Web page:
Monday, January 17, 2011


'The ultimate measure of a man is not where he stands in moments of comfort and convenience, but where he stands at times of challenge and controversy.' Reverend Dr. Martin Luther King, Jr.

Today is the day we celebrate the Birthday of Dr. Martin Luther King, Jr, 1929-1968. In 1983, then President Ronald Reagan signed this commemorative day into law as a National Holiday for all to reflect on the man who was in constant pursuit of truth and nonviolent action. Martin Luther King strove to make the United States of America a more just nation, a more peaceful nation, a more noble nation. As a Baptist Minister and prominent leader in the civil rights movement, he strove to effect change in peaceful ways yet ironically his life was taken violently; assassinated by James Earl Ray on 4 April, 1968 in Memphis, TN. King's dream was just unfolding: to end racial segregation in public schools, to produce meaningful civil rights legislation, to prohibit racial discrimination in employment, and to protect civil rights activists from police brutality. The March on Washington in 1963 was 250,000 strong. His famous 'I Have a Dream Speech' propelled civil rights to the top of the political agenda in the US and facilitated passage of the C ivil Rights Act of 1964. He was awarded the Nobel Peace Prize in 1964. Listen and be inspired by this great orators voice here
as Dr. King alludes to the Gettysburg Address, passages from the Bible, and Shakespeare. "... I have a dream that one day this nation will rise up and live out the true meaning of its creed 'We hold these truths to be self evident that all men are created equal'...I have a dream that one day my four little children will not be judged by the color of their skin, but by the content of their character....Black men and white men, Jews and Gentiles, Protestants and Catholics will be able to join hands and sing...'Free at last! Free at last! Thank God Almighty, we are free at last!"

Monday, January 10, 2011

U is for Uranium Glass

Uranium Glass, also known as Vaseline Glass, is the name given glass resembling the color of petroleum jelly at the time of the early 20th C. The glass fluoresces bright green under ultra-violet (black) light due to the addition of uranium salt known as uranium dioxide, which is added during the molten stage. This color is more yellow/green than the green of Depression Glass, which contains iron oxide as its colorant. Depression Glass green does not fluoresce. The use of uranium as a colorant in glass dates back to 79 AD, where it was found to be a part of a yellow mosaic glass tile in a Roman villa, Bay of Naples. It was Martin Klaproth, 1743-1817, who experimented with uranium as a coloring element in glass. By the 1830's, many companies in Europe were producing Vaseline Glass, including Adams & Co., Steuben Glass, Cambridge Glass Co., and Baccarat. The Boston & Sandwich Glass Co. manufactured it in the United States beginning in the 1840's. Names for the color of the glass include: citron, jasmine, golden green, mustard, canary, and Florentine. Uranium glass colors range from yellow to green depending on the oxidation state and concentration of the metal ions present. The higher the uranium dioxide content in the glass, the greater the coloring effect. Ultra violet radiation excites the outer electrons of the uranium atoms, exuding bright green energy which is the fluorescence we see.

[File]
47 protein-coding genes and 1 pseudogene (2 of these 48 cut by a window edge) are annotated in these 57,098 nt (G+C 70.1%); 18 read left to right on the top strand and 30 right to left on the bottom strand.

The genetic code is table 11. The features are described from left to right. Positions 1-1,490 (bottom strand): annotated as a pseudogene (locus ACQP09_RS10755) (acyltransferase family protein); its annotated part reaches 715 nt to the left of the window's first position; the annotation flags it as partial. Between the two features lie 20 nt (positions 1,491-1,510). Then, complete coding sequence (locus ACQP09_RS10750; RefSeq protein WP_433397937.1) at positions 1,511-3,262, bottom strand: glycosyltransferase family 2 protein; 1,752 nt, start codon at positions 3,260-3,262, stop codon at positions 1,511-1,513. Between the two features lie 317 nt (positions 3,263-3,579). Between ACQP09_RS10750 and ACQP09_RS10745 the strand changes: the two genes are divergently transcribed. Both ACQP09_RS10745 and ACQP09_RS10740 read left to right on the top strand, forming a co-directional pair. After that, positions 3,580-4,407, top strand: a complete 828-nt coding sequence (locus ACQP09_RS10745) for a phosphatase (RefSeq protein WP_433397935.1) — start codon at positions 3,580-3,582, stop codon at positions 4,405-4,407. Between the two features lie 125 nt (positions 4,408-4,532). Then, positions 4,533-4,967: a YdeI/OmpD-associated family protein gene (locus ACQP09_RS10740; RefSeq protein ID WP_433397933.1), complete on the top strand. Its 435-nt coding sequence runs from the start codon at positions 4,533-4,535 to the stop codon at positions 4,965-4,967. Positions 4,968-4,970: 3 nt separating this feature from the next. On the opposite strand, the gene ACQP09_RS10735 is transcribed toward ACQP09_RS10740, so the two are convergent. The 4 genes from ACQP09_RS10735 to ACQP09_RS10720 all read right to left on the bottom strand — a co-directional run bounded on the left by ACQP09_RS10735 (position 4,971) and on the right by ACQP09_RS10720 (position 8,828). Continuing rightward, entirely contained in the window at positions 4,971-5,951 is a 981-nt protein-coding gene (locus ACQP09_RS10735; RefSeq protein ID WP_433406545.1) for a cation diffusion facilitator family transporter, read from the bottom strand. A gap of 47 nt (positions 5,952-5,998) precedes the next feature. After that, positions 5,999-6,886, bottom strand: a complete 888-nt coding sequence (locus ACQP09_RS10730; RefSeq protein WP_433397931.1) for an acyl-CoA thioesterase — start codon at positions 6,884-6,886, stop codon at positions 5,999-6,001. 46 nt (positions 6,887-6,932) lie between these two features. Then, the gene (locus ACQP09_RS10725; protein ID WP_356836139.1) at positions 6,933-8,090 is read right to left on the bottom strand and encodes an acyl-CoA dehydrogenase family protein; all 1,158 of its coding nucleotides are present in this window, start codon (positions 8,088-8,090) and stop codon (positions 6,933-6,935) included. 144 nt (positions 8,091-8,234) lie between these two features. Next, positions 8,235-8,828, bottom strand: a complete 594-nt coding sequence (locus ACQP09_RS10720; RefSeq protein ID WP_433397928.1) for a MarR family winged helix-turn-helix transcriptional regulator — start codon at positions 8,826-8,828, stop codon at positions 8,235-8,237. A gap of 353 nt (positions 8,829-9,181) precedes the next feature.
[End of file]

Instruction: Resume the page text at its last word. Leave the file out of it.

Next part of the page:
In 1943 through the Cold War of the 1950's, the U.S. government halted the production of Vaseline Glass, as uranium became a heavily regulated substance used in missiles and warheads. In 1958, depleted uranium dioxide was allowed to be used in glass once again. The uranium content of Vaseline Glass is estimated to be 2% by weight, with some glass from the early 20th C containing as much as 25%. As a form of Art Glass, Vaseline Glass is considered highly collectible and strikes a very cool statement with its intensity and vibrancy. Keep an eye out for it; I guarantee you will know it when you see it. And, it's always fun to get out the black light, do a little dance, and watch it glow!

(I just realized this post was written at 2:34 on 1:10:11. If I were a gambling gal, I may just play those numbers!)

Monday, January 3, 2011

Understated Simplicity

'Make everything as simple as possible but not simpler.' Albert Einstein, Physicist

This is the time of year when many of us evaluate and reassess aspects of our lives. What makes us happy; what wasn't successful; what is our plan to get to the bottom of things and to simply change for the better? The paradox of this is that in order to simplify we must have an understanding of the complex. In essence, simplicity is a thoughtful process! My last post explained our family's New Years ritual of picking Angel Cards: mine is 'Freedom' which is a word loaded with meaning for me to reflect on this year of 2011. It is most fitting today, as this is the day my youngest flies - literally he is in the air as I write this - to India. Although he graduates from College in May, his abilities have landed him an opportunity of a lifetime and he will venture so far from this nest to make his mark. I had a restless sleep last night; elated for him and his excitement, anxious at the same time for dangers that may be, and sad for my loss. I do realize now it is important to give myself the time to think. That is how I will make peace with this change, and embrace the many changes ahead. So today, I will sip that cup of Darjeeling tea- amidst the remnant and forlorn decorations, in the quiet and the dinn of this now empty house - and simply, think.

I am participating in WeekWord: Simplicity. Check out Silver Linings 4 Me to be further inspired!
Healthy New Year Everyone. Keep it simple!